When prompted with multiple choices or sample scenarios, a student in Level Two can identify what types of supports or strategies are helpful. For example, a student with a reading disability may be able to articulate that her teacher’s read-aloud of the text in a small-group or one-to-one setting is very helpful but a read-aloud from an audiobook is less helpful. The IEP team should consider the student’s input when reviewing the accommodations section of the IEP.
Students at Level Two may choose to share their strengths and challenges via video or at the live IEP meeting. If the student attends the meeting, they may be able to respond to questions from the team if they have had a chance to view and practice their response in advance.
As students progress to Level Three, they are more ready to learn about the different parts of the IEP. The teacher helping the student prepare for their upcoming IEP meeting may highlight a few of the key sections, such as Goals, Present Levels of Performance, and Supplementary Aids and Services.
With appropriate pre-planning and practice, a student at Level Three can share more detailed information about their goals, possibly reporting updates about progress toward one or more and explaining why the goal is important or necessary. With teacher support, students at Level Three may also discuss in greater detail what kinds of supports are helpful to them in the classroom. This is an excellent opportunity for the student to practice self-advocating for additions or revisions to their IEP.
Level Four in the progress of participation describes students who can more clearly explain how a specific IEP goal helps them make progress in their academic or therapeutic content area. They may lead certain parts of the meeting, such as providing an update about progression toward specific goals. Students may also provide input about how they use different testing accommodations. For example, if a student has the flexible scheduling accommodation for testing, they may explain to the team how they use this service during exams:
“I know I do my best work in the morning. I talk with Mr. Hathaway to find a day that works for him to come to his classroom early in the morning before Homeroom starts, and I take my test during that time. I feel I can show what I know using this accommodation.”
At Level Five, students take more ownership of the IEP meeting. Students may co-lead and facilitate some or all of the meeting. They give greater input into their present levels of performance. This may mean providing a narrative overview of assessments, sharing work samples, and explaining how they have grown academically, socially, and emotionally. Students may also help write part of the updated present levels of performance statement as well as goals and work with the team to analyze data. For example, if a student did not perform well on a certain standard or did not make progress in one of their goal areas, they may be able to offer some insight into why.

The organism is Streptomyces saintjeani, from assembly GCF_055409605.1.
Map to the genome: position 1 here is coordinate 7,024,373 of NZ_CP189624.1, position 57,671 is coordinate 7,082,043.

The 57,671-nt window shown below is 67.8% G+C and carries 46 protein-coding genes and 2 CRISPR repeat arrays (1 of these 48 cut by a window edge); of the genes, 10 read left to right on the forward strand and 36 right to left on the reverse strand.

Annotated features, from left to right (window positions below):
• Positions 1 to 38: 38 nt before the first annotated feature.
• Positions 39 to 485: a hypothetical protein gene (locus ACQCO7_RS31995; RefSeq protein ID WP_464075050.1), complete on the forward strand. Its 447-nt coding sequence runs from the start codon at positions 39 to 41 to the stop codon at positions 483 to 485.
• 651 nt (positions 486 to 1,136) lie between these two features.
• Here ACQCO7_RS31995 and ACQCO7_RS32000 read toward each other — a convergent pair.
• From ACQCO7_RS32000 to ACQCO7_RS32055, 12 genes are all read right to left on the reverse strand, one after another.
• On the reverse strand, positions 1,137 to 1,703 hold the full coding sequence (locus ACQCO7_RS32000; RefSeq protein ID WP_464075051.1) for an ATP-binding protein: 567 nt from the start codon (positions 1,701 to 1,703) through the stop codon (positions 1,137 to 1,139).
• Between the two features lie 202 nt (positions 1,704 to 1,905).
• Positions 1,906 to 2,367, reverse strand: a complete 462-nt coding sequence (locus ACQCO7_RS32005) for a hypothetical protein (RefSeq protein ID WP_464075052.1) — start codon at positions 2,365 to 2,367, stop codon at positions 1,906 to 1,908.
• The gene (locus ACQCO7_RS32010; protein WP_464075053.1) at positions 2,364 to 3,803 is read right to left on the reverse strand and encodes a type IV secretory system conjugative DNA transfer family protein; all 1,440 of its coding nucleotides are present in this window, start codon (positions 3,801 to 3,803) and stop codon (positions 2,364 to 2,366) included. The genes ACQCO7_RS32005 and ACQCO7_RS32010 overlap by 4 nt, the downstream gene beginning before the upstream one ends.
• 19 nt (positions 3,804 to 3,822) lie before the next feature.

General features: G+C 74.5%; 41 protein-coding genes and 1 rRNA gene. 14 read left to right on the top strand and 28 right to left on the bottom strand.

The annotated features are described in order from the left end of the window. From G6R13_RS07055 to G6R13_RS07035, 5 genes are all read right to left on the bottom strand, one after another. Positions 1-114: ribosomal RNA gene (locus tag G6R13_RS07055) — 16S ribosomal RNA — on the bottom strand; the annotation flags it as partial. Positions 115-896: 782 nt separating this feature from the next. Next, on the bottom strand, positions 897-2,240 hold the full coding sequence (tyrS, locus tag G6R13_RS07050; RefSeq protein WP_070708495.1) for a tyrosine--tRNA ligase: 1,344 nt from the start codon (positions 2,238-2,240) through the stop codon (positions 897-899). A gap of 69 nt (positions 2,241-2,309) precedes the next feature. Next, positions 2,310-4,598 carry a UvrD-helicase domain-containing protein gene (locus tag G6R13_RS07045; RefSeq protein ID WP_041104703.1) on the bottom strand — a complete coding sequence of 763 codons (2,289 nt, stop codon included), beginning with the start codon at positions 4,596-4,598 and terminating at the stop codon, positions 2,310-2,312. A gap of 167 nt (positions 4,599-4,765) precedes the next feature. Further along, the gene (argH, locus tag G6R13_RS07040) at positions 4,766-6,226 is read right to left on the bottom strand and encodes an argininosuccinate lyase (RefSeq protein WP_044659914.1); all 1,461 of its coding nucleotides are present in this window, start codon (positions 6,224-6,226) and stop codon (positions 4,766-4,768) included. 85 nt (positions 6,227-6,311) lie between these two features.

Provide Support and Guidance
While it is exciting to see a student grow in self-advocacy and leadership skills, it is important to remember that even the most emotionally mature, organized, and practiced students will need support and adult guidance during the meeting. Leading an IEP meeting can be challenging for trained adult professionals. Be careful not to put too much pressure on the student.
Students at every level of cognitive and physical ability can take on a leadership role throughout the IEP process. Students with severe cognitive disabilities can and should still participate in an appropriate and meaningful way. Don’t underestimate the power of sharing knowledge with a student about their disability and the options they have as they learn. Leading through observation and passive participation is still a vital skill for students. Showing up is important!
In the next article, Overcoming Barriers, we’ll look at the common obstacles that school teams face when transitioning to a student-led IEP framework. There are solutions and workarounds to the hurdles that special education leaders and teachers face. Crunched for time? Parents reluctant? Wondering where to start? We’ve got ideas for you.